The Bottom-Line. The impotence drug, Viagra, has caused more deaths than Lyme disease.
Worldwide, Lyme disease probably has been directly responsible for fewer than a dozen deaths. Most of those deaths have been due to carditis or "heart block" (1).
One such death was reported in 1990 in a 31-year old farmer in Suffolk, England (2).
Carditis occurs in 4-10% of Lyme cases. Heart block generally resolves completely with antibiotic treatment. Complete heart block rarely persists more than 1 week and "long-term prognosis appears to be excellent" (3).
A 36-year-old Japanese woman presented with progressive cerebellar signs and mental deterioration of subacute course after her return from the USA. A necropsy 4 years after her initial neurological signs revealed multifocal inflammatory change in the cerebral cortex, thalamus, superior colliculus, dentate nucleus, inferior olivary nucleus and spinal cord. The cerebellar ataxia and subsequent mental deterioration are unusual clinical features of Lyme neuroborreliosis (4).
"Perivascular or vasculitic lymphocytic inflammation was detected…. Large areas of demyelination in periventricular white matter were detected histologically and by MRI in one patient. The disease had a fatal outcome in this patient"(5).
A soldier acquired near-fatal Lyme carditis in Europe and presented in Massachusetts (6).
Lyme disease may have been a contributing factor in other deaths. For example:
The causative agent of Lyme disease, Borrelia burgdorferi, does not appear to be a terribly virulent bug since Lyme disease can be managed successfully even in HIV-infected patients. For example:
"Tick-borne illnesses are being reported increasingly often. Unlike Lyme disease, which tends to be indolent, Rocky Mountain spotted fever and ehrlichiosis can kill and so must be recognized and treated promptly. Other diseases (eg, babesiosis, tularemia)...can also be fatal but are treatable with antibiotics"(13).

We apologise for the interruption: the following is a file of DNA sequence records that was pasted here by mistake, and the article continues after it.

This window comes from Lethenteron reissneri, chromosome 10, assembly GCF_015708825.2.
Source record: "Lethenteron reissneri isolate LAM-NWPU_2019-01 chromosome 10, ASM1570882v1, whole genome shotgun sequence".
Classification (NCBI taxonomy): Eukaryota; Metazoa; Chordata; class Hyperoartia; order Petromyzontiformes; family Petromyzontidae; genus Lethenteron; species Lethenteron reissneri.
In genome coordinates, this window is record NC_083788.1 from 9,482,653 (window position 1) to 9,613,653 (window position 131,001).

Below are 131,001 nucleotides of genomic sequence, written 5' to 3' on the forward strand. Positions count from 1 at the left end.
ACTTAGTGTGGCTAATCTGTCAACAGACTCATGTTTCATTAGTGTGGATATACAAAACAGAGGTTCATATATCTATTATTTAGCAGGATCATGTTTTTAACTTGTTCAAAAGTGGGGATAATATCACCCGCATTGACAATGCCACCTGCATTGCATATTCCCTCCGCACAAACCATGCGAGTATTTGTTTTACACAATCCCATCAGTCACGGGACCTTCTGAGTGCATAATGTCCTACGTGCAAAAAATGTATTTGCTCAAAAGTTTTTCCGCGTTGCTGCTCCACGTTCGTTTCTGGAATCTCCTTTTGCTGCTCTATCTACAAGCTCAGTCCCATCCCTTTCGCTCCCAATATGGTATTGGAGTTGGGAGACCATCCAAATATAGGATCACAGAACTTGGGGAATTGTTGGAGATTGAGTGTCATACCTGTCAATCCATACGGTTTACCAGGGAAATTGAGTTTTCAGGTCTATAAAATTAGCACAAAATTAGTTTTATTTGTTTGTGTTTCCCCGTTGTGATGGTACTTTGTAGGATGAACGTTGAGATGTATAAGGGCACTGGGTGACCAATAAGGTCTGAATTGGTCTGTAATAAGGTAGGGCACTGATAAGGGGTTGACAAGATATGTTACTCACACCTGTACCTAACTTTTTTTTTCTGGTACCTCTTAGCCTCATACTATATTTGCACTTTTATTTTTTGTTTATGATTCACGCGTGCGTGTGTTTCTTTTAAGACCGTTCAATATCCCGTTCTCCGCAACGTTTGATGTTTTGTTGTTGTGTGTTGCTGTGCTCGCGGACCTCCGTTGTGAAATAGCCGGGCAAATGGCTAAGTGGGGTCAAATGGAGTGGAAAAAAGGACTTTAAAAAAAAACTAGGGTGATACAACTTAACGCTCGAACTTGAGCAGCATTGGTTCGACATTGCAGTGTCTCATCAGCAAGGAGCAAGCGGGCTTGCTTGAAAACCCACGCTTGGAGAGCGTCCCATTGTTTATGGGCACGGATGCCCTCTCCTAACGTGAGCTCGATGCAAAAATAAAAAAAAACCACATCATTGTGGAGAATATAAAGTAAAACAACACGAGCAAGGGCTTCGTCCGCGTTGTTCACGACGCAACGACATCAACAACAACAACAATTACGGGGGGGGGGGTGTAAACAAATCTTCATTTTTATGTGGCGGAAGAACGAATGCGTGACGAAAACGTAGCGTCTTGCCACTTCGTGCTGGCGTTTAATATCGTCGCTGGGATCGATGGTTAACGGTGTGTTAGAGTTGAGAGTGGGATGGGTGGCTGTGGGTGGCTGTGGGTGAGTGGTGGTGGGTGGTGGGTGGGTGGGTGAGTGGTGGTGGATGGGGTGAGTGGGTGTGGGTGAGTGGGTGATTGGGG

The Bottom-Line. The number of documented cases of adverse outcome in pregnancy is too low to correlate Lyme disease with birth defects or fetal abnormalities. But why take a chance? Pregnancy and infections just don't mix.
"…recent prospective data have been reassuring" (1).
"A causal relationship between borrelial infection and fetal adverse effects has not been proven, and for at least some such cases a reasonable explanation (not associated with Lyme borreliosis) was found" (2).
"There was no relationship between the presence of placental spirochetes and the results of Lyme serology or the pregnancy outcome" (3).
"One pediatric neurologist was following 3 children…labeled as having 'congenital Lyme disease,' but none of the 3 met our case definition. None of the other pediatric neurologists surveyed had ever seen a child whose mother had been diagnosed as having Lyme disease during pregnancy. We conclude that congenital neuroborreliosis is either not occurring or is occurring at an extremely low rate in areas endemic for Lyme disease"(4).
"Maternal exposure…before conception or during pregnancy is not associated with fetal death, prematurity, or congenital malformations taken as a whole. We have insufficient numbers of women who were seropositive…to determine if this subgroup of exposed women are at a moderately increased risk of having a child with a congenital abnormality" (5).
"Transplacental transmission of Borrelia burgdorferi was not proved" (6).
"Although there have been three documented cases of such transmission it appears to be rare, and there is no established association with congenital anomalies" (7).
"Anomalous findings could not be attributed to B. burgdorferi…. Our data do not imply the need for serological screening in pregnancy…" (8).
"Whether any or all of these associations are coincidentally or causally related remains to be clarified by further investigation" (9).
"Two cases of transplacental transmission of Borrelia burgdorferi have been associated with fetal death and cardiac malformation. Different anomalies were found in each case; therefore, a cause and effect relationship cannot be determined…" (10).
"Transplacental transmission of B. burgdorferi has been documented in a pregnant woman with Lyme disease who did not receive antimicrobial therapy" (11). "Of the 19 pregnancies evaluated…none resulted in a child with a congenital heart defect. However, other adverse outcomes were found, including intrauterine fetal demise in the second trimester, prematurity, and developmental delay with cortical blindness. None of the adverse outcomes have been documented to be caused by Lyme disease. Outcomes of 14 of the  pregnancies were completely normal" (11).
"There was no association between congenital heart defect and maternal tick bite or maternal Lyme disease within 3 months of conception or during pregnancy.... A woman who has been bitten by a tick or is treated for Lyme disease during or before pregnancy is not at increased risk for giving birth to a child with a congenital heart defect." (12)